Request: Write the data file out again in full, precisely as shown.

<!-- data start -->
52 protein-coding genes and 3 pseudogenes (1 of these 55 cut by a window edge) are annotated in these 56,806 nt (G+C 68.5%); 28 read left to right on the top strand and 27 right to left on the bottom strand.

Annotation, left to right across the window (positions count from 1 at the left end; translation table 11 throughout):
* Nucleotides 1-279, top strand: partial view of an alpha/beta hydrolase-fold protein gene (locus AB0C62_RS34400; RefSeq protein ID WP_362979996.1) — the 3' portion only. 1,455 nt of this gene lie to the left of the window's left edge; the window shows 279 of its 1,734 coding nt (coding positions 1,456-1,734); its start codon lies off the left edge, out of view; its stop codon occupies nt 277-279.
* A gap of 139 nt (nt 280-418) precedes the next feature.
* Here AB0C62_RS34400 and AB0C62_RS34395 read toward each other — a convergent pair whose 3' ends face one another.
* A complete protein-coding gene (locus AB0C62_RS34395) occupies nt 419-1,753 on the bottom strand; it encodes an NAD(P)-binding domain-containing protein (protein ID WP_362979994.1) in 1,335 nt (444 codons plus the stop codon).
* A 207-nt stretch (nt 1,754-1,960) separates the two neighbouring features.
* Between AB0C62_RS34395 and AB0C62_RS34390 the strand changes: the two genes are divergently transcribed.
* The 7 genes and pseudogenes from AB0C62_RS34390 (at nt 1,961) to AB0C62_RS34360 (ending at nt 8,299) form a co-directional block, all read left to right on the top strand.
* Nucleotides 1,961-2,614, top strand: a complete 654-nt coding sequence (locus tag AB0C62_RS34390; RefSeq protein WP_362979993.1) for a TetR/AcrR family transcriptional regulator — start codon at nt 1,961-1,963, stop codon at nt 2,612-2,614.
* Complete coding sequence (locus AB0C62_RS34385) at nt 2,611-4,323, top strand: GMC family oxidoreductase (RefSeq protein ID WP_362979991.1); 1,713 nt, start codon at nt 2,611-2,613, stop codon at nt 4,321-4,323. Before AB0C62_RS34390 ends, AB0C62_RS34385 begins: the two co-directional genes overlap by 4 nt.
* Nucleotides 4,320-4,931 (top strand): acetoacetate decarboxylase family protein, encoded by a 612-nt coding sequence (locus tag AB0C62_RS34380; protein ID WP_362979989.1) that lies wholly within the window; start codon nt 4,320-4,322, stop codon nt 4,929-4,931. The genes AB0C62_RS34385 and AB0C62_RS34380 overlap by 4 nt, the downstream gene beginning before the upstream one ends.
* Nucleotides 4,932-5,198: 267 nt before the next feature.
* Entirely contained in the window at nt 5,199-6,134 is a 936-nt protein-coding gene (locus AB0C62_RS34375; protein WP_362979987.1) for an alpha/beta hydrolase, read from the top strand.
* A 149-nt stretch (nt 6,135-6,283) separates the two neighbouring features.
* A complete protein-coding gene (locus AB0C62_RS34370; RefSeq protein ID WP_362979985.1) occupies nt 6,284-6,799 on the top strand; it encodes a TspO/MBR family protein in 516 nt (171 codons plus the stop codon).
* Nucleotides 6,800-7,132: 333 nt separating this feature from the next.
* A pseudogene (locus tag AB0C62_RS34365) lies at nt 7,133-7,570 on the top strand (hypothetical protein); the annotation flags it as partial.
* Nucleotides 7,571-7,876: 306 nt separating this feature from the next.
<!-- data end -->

52 protein-coding genes and 3 pseudogenes (1 of these 55 cut by a window edge) are annotated in these 56,806 nt (G+C 68.5%); 28 read left to right on the top strand and 27 right to left on the bottom strand.

Annotation, left to right across the window (positions count from 1 at the left end; translation table 11 throughout):
* Nucleotides 1-279, top strand: partial view of an alpha/beta hydrolase-fold protein gene (locus AB0C62_RS34400; RefSeq protein ID WP_362979996.1) — the 3' portion only. 1,455 nt of this gene lie to the left of the window's left edge; the window shows 279 of its 1,734 coding nt (coding positions 1,456-1,734); its start codon lies off the left edge, out of view; its stop codon occupies nt 277-279.
* A gap of 139 nt (nt 280-418) precedes the next feature.
* Here AB0C62_RS34400 and AB0C62_RS34395 read toward each other — a convergent pair whose 3' ends face one another.
* A complete protein-coding gene (locus AB0C62_RS34395) occupies nt 419-1,753 on the bottom strand; it encodes an NAD(P)-binding domain-containing protein (protein ID WP_362979994.1) in 1,335 nt (444 codons plus the stop codon).
* A 207-nt stretch (nt 1,754-1,960) separates the two neighbouring features.
* Between AB0C62_RS34395 and AB0C62_RS34390 the strand changes: the two genes are divergently transcribed.
* The 7 genes and pseudogenes from AB0C62_RS34390 (at nt 1,961) to AB0C62_RS34360 (ending at nt 8,299) form a co-directional block, all read left to right on the top strand.
* Nucleotides 1,961-2,614, top strand: a complete 654-nt coding sequence (locus tag AB0C62_RS34390; RefSeq protein WP_362979993.1) for a TetR/AcrR family transcriptional regulator — start codon at nt 1,961-1,963, stop codon at nt 2,612-2,614.
* Complete coding sequence (locus AB0C62_RS34385) at nt 2,611-4,323, top strand: GMC family oxidoreductase (RefSeq protein ID WP_362979991.1); 1,713 nt, start codon at nt 2,611-2,613, stop codon at nt 4,321-4,323. Before AB0C62_RS34390 ends, AB0C62_RS34385 begins: the two co-directional genes overlap by 4 nt.
* Nucleotides 4,320-4,931 (top strand): acetoacetate decarboxylase family protein, encoded by a 612-nt coding sequence (locus tag AB0C62_RS34380; protein ID WP_362979989.1) that lies wholly within the window; start codon nt 4,320-4,322, stop codon nt 4,929-4,931. The genes AB0C62_RS34385 and AB0C62_RS34380 overlap by 4 nt, the downstream gene beginning before the upstream one ends.
* Nucleotides 4,932-5,198: 267 nt before the next feature.
* Entirely contained in the window at nt 5,199-6,134 is a 936-nt protein-coding gene (locus AB0C62_RS34375; protein WP_362979987.1) for an alpha/beta hydrolase, read from the top strand.
* A 149-nt stretch (nt 6,135-6,283) separates the two neighbouring features.
* A complete protein-coding gene (locus AB0C62_RS34370; RefSeq protein ID WP_362979985.1) occupies nt 6,284-6,799 on the top strand; it encodes a TspO/MBR family protein in 516 nt (171 codons plus the stop codon).
* Nucleotides 6,800-7,132: 333 nt separating this feature from the next.
* A pseudogene (locus tag AB0C62_RS34365) lies at nt 7,133-7,570 on the top strand (hypothetical protein); the annotation flags it as partial.
* Nucleotides 7,571-7,876: 306 nt separating this feature from the next.